In Myanmar, the military junta crushed peaceful demonstrations led by monks, raided and closed monasteries, confiscated and destroyed property, shot, beat and detained protesters, and harassed or held hostage the friends and family members of the protesters.
In China, Falun Gong practitioners were singled out for torture and other abuses while in detention. Christians were persecuted for practicing their religion outside state-sanctioned channels.
In Kazakhstan, local authorities in a community near Almaty authorized the destruction of twelve homes, all belonging to Hare Krishna members, falsely charging that the land on which the homes were built had been illegally acquired. Only homes belonging to members of the Hare Krishna community were destroyed.
ARTICLE 19 – FREEDOM OF EXPRESSION
“Everyone has the right to freedom of opinion and expression; this right includes freedom to hold opinions without interference and to seek, receive and impart information and ideas through any media and regardless of frontiers.”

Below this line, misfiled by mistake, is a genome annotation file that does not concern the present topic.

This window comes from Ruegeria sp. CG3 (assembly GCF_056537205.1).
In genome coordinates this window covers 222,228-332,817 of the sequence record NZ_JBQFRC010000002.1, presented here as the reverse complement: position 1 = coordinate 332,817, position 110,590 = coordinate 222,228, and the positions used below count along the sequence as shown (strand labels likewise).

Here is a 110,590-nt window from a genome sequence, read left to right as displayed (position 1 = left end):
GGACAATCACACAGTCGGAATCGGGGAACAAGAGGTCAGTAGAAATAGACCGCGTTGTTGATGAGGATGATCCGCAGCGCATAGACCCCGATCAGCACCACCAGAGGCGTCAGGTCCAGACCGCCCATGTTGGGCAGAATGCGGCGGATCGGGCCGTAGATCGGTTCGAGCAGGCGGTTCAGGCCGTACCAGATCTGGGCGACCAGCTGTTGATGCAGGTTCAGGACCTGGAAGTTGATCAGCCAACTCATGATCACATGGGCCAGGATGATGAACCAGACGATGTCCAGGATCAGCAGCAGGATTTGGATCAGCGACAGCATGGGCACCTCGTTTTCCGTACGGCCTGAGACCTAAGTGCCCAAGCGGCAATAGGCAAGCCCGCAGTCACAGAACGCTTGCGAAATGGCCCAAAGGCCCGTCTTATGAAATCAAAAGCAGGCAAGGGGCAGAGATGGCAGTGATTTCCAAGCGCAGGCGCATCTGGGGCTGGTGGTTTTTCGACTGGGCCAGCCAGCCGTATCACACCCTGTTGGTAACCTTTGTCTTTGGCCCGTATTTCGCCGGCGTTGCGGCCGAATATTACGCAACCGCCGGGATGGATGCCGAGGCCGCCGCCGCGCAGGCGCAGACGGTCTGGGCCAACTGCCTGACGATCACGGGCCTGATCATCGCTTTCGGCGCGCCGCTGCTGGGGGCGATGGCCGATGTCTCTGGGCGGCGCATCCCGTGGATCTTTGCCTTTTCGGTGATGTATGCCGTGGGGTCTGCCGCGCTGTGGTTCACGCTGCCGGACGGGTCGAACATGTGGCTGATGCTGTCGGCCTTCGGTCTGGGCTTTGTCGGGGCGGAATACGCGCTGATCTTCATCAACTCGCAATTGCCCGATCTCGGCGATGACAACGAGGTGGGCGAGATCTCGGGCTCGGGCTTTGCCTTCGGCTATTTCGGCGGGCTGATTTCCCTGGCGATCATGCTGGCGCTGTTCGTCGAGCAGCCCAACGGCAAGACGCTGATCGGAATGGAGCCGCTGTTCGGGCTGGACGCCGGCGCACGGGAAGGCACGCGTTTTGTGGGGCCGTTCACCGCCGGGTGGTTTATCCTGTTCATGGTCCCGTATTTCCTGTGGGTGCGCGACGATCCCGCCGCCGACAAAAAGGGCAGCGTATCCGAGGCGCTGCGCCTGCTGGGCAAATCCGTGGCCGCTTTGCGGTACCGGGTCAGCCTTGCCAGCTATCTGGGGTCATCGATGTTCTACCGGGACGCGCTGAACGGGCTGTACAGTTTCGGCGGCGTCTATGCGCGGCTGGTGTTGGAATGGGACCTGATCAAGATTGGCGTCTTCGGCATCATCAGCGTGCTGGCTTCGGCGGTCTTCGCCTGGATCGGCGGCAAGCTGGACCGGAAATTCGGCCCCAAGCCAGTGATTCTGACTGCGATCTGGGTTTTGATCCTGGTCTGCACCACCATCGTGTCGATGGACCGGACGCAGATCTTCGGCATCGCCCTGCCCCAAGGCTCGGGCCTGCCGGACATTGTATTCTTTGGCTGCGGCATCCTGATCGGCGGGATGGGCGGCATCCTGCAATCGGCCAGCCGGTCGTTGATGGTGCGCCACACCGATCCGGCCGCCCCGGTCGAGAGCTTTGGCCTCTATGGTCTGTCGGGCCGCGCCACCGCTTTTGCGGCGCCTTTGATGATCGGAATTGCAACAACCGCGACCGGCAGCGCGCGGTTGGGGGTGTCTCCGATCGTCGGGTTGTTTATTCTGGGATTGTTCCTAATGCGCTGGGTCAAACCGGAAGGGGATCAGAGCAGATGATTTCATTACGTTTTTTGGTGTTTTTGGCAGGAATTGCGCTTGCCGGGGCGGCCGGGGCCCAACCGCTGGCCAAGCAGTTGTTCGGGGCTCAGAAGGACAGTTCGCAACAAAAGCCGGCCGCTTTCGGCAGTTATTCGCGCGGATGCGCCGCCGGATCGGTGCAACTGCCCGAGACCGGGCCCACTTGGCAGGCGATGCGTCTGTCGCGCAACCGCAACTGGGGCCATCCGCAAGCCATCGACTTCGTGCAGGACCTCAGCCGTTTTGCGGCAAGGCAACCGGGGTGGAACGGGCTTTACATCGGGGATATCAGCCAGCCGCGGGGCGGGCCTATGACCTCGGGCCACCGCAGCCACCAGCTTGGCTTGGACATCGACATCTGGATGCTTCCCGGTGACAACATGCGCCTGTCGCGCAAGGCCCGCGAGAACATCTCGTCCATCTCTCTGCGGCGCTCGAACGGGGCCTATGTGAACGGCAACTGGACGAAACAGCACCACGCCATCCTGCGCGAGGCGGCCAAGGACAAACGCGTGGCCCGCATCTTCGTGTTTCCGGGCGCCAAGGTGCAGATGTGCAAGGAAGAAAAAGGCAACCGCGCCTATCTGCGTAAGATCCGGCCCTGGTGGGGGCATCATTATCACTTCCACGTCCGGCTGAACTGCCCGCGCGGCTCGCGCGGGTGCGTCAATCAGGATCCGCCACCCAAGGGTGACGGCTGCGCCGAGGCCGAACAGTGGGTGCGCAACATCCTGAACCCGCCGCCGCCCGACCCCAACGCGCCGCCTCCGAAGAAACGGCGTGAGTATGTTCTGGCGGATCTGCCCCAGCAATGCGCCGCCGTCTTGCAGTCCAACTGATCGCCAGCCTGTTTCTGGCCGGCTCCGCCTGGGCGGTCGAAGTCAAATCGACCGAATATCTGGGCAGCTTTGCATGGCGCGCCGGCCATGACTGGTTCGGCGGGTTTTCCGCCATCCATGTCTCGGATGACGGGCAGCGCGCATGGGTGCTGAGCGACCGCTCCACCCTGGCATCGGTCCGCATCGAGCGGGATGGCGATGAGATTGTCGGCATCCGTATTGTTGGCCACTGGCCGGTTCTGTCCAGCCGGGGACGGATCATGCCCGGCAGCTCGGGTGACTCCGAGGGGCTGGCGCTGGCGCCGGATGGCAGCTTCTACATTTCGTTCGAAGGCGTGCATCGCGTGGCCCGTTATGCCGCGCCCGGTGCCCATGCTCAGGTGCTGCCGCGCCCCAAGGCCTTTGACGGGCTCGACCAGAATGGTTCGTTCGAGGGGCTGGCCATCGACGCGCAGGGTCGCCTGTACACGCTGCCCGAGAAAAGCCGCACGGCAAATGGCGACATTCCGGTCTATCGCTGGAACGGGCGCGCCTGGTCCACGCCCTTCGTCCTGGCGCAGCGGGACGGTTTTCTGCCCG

In Sudan, dozens of human rights defenders were arrested and tortured by national intelligence and security forces.
In Ethiopia, two prominent human rights defenders were convicted on false charges and sentenced to nearly three years in prison.
In Somalia, a prominent human rights defender was murdered.
In the Democratic Republic of the Congo, the government attacks and threatens human rights defenders and restricts freedom of expression and association. In 2007, provisions of the 2004 Press Act were used by the government to censor newspapers and limit freedom of expression.